During our 2018 Girls Run the World® Runuary Challenge, over 500 women across the globe participated in running a tiny bit every day of January to help boost their own health, fitness and well being and to help inspire and encourage others. We also ran several competitions that were only open to those who registered for the event. Here are the winners – congratulations girls!

There were so many brilliant entries to our prize to win a running jacket and run leggings with Sundried. We asked people to share why they loved running but we thought the best was from Helen Monk, whose instragram picture and reason why she loved running summed it up. Congratulations Helen (or Molly as she is on her IG!)



And we are awarding Fi Thomson a three month subscription to The Protein Ball Co.  for her posts which best sum up the ethos of support, inspiration and motivation through GRTW community, #bettertogether. And quite frankly, because her posts were so damn funny! (And yes, they really did create a Strava route in the shape of boobs!)

Five Simple Tips for Staying Calm on Race Day

Do you find all your best laid race plans go to pot because you panic on race day? Here’s our guide about how to stay calm from the night before the race right the way to the finish line…



  • Go out
    You may feel like you want to be alone the day before your race, but socialising could work as a distraction, helping you relax and disengage from the pre-race nerves. An early dinner or film with friends or family could be the perfect solution.
  • Write your own confidence story, recommends sports psychologist, Josephine Perry, Performance in Mind.  Split a piece of paper into two columns, write your goal for the race on the top left, and your mantra on the right. At the bottom left, write your strengths, which you can take from all the training runs that went really well, while on the righthand side, write down three sessions that you did in training where you felt you could nail your goal. ‘It works to remind you of all the training that you’ve done where you have achieved your goals and will help to calm your anxiety by boosting your confidence,’ she explains. 
  • Get prepared the night before  It sounds obvious, and it is. But how many times have your found yourself running around the morning of a race looking for your socks or your safety pins? ‘Lay out your kit, pin on your race number, fasten your chip, prepare your breakfast, plan your journey,’ advises GRTW running coach, Tara Shanahan. ‘Then try and relax, listen to some soothing music, read a book, anything to distract you from thinking about the race.’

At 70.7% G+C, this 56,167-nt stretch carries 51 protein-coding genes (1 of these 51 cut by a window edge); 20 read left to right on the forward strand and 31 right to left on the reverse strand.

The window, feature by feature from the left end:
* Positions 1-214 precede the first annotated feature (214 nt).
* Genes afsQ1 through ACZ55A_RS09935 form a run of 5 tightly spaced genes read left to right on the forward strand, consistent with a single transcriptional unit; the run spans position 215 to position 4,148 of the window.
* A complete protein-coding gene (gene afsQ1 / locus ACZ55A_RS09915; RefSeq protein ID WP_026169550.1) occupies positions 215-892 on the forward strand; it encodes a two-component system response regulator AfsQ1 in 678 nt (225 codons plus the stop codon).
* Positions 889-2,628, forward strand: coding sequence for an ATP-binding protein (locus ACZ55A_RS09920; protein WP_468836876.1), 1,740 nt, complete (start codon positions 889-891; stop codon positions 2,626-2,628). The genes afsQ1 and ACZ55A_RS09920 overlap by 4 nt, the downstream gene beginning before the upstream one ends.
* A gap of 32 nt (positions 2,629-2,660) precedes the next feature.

• Take a deep breath – Anxiety tenses your muscles and shortens your breathing, limiting the amount of oxygen available for your brain to think clearly. ‘Find a quiet place and focus on your plan, your mantras, all the stuff that has got you through to this day,’ advises GRTW running coach, Tara Shanahan. ‘Remember, it’s just running, something that you’re doing because you love it; think of the race as the ultimate opportunity, time to do all the things that you’ve done so well in the lead up.’
  • Have a mantra – smile with the miles  ‘In every Ironman I’ve ever done, I’ve wanted to quit,’ says Ironman champion, Chrissie Wellington. ‘That little voice in one ear that says, ‘pull to the side, it’s not going to be your day,’ but I’ve pushed through repeating my mantra, Never Ever Give Up and smile. You’re only as powerful as your mind.’

GRTW Podcast; ‘I ran the Marathon Des Sables to prove everyone wrong’

Devinder Bains, now 39, was a magazine features editor on a busy weekly magazine, more used to press launches and cocktail bars than running through the Sahara Desert without showering for a week. But that didn’t stop her taking on the Marathon Des Sables, an arduous six day multi-stage race of over 155 miles on just 12 weeks training that has a tiny 14% female entry level.

You can listen to how Hot Yoga and Welsh mountains helped Devinder train,and how she managed to eat the 5000 required calories despite not eating meat. http://Listen to Devinder’s podcast here

After the MDS, Devinder went on to become the editor of Grazia, Dubai before setting up a personal training company, FitSquadDxB and a content agency, The Content Collective



Since then, Devinder went on to become the editor of Grazia, Dubai and now runs her own successful personal training company, FitSquadDXB and content agency, The Content Collective.


Fancy entering the Marathon Des Sables? They now have one in the Sahara, Peru and a half distance in Fueterventura. For more details click here.